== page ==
Titanic Survival| Predicting Titanic Survival Data Using Python Machine Learning

Introductions

In 1912, the ship RMS Titanic struck an iceberg on its maiden voyage and sank, resulting in the deaths of most of its passengers and crew. In this introductory project, we will explore a subset of the RMS Titanic passenger manifest to determine which features best predict whether someone survived or did not survive. To complete this project, you will need to implement several conditional predictions and answer the questions below.


Getting Started

To begin working with the RMS Titanic passenger data, we'll first need to import the functionality we need, and load our data into a pandas DataFrame.

Run the code cell below to load our data and display the first few entries (passengers) for examination using the .head() function.


Import Libraries

import numpy as np
import pandas as pd

# RMS Titanic data visualization code 
from titanic_visualizations import survival_stats
%matplotlib inline

Read Data

# Load the dataset
in_file = 'titanic_data.csv'
full_data = pd.read_csv(in_file)

# Print the first few entries of the RMS Titanic data
full_data.head()

Output


From a sample of the RMS Titanic data, we can see the various features present for each passenger on the ship:

  • Survived: Outcome of survival (0 = No; 1 = Yes)

  • Pclass: Socio-economic class (1 = Upper class; 2 = Middle class; 3 = Lower class)

  • Name: Name of passenger

  • Sex: Sex of the passenger

  • Age: Age of the passenger (Some entries contain NaN)

  • SibSp: Number of siblings and spouses of the passenger aboard

  • Parch: Number of parents and children of the passenger aboard

  • Ticket: Ticket number of the passenger

  • Fare: Fare paid by the passenger

  • Cabin Cabin number of the passenger (Some entries contain NaN)

  • Embarked: Port of embarkation of the passenger (C = Cherbourg; Q = Queenstown; S = Southampton)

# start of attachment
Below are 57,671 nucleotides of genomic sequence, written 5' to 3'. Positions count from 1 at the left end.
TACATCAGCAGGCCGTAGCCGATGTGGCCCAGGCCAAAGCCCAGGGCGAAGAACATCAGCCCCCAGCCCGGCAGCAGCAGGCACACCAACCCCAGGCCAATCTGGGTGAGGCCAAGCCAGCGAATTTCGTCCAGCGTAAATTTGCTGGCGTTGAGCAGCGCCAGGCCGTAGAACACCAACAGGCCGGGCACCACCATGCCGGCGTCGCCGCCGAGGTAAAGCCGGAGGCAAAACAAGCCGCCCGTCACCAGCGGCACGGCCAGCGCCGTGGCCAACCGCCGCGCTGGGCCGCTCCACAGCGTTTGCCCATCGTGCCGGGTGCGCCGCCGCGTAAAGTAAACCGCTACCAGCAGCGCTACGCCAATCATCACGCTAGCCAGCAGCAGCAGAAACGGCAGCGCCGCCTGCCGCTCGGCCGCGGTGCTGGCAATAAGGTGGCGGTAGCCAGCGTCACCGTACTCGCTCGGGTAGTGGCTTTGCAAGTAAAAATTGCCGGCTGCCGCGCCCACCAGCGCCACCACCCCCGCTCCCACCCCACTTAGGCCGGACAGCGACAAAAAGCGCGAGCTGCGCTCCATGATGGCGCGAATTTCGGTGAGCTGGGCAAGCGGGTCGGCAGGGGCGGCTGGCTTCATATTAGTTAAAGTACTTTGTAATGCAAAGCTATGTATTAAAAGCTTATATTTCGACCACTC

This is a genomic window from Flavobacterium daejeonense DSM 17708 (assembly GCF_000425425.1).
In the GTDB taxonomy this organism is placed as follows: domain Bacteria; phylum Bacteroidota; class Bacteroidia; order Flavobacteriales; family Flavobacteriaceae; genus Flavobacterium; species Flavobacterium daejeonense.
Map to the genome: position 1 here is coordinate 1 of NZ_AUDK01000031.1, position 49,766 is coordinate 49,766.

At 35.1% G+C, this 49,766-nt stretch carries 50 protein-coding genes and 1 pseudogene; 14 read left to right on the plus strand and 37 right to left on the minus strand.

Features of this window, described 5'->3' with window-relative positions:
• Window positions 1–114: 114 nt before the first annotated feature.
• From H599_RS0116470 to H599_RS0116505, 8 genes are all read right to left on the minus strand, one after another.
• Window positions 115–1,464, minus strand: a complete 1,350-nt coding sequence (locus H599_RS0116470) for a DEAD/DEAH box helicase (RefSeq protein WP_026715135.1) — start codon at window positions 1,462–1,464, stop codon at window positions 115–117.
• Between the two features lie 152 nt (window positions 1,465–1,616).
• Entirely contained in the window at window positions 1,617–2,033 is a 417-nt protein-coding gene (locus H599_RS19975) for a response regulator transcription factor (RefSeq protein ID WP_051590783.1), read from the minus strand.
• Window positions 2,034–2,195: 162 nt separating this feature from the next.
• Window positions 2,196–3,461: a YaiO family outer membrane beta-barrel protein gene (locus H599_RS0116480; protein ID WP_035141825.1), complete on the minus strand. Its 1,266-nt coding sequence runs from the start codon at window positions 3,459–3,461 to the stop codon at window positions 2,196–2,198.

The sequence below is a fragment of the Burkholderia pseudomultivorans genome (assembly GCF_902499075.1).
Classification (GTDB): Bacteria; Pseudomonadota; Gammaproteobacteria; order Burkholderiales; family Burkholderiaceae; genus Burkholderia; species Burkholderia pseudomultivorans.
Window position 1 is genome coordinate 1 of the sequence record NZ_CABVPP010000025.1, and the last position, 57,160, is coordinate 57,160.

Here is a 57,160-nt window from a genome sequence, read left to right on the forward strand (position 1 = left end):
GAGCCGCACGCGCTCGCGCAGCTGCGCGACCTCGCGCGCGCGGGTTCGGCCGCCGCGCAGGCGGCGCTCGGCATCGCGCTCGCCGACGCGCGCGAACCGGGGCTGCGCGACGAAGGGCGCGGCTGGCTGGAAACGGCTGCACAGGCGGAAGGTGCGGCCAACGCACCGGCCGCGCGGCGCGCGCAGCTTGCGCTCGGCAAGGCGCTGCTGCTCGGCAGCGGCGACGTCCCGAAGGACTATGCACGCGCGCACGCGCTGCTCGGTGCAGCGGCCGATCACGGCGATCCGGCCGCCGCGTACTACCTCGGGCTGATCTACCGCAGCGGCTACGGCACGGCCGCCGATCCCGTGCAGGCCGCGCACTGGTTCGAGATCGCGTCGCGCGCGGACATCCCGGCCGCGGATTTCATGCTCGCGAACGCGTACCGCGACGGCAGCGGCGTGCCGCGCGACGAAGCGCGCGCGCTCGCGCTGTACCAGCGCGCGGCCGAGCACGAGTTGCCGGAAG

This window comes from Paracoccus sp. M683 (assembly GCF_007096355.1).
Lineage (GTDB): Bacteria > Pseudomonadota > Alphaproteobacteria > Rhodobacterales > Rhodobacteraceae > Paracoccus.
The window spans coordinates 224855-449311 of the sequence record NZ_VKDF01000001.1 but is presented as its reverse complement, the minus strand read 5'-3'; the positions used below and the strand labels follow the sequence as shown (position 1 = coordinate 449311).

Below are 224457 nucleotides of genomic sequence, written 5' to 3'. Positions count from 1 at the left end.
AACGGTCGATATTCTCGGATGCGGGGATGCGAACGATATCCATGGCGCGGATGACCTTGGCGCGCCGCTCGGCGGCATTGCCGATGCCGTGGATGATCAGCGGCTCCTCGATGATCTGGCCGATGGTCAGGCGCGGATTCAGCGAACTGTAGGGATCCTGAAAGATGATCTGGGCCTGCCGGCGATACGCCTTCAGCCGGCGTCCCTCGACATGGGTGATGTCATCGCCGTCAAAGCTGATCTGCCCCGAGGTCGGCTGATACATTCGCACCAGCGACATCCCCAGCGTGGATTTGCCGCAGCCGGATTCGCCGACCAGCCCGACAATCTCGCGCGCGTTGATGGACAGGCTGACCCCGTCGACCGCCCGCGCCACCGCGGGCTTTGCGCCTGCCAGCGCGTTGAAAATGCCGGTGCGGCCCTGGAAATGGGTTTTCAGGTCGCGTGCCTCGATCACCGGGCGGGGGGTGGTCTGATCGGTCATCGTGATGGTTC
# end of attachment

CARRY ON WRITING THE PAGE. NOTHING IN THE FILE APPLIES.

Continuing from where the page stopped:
Since we're interested in the outcome of survival for each passenger or crew member, we can remove the Survived feature from this dataset and store it as its own separate variable outcomes. We will use these outcomes as our prediction targets. Run the code cell below to remove Survived as a feature of the dataset and store it in outcomes.



outcomes = full_data['Survived']

# df.drop() drops categories or rows
data = full_data.drop('Survived', axis = 1)

# Show the new dataset with 'Survived' removed
data.head()

Output


Accuracy Score

def accuracy_score(truth, pred):
    if len(truth) == len(pred): 
        
        return "Predictions have an accuracy of {:.2f}.".format((truth == pred).mean()*100)
    
    else:
        return "Number of predictions does not match number of outcomes!"
predictions = pd.Series(np.ones(5, dtype = int))
print accuracy_score(outcomes[:5], predictions)


Output

Predictions have an accuracy of 60.00.


Pridiction

# We can calculate the null accuracy from this

def predictions_0(data):
    predictions = []
    for index, passenger in data.iterrows():
        
        predictions.append(0)
    
    return pd.Series(predictions)
predictions = predictions_0(data)
predictions.head()


Output

0 0 1 0 2 0 3 0 4 0 dtype: int64


Accuracy Score



print accuracy_score(outcomes, predictions)

Output

Predictions have an accuracy of 61.62.

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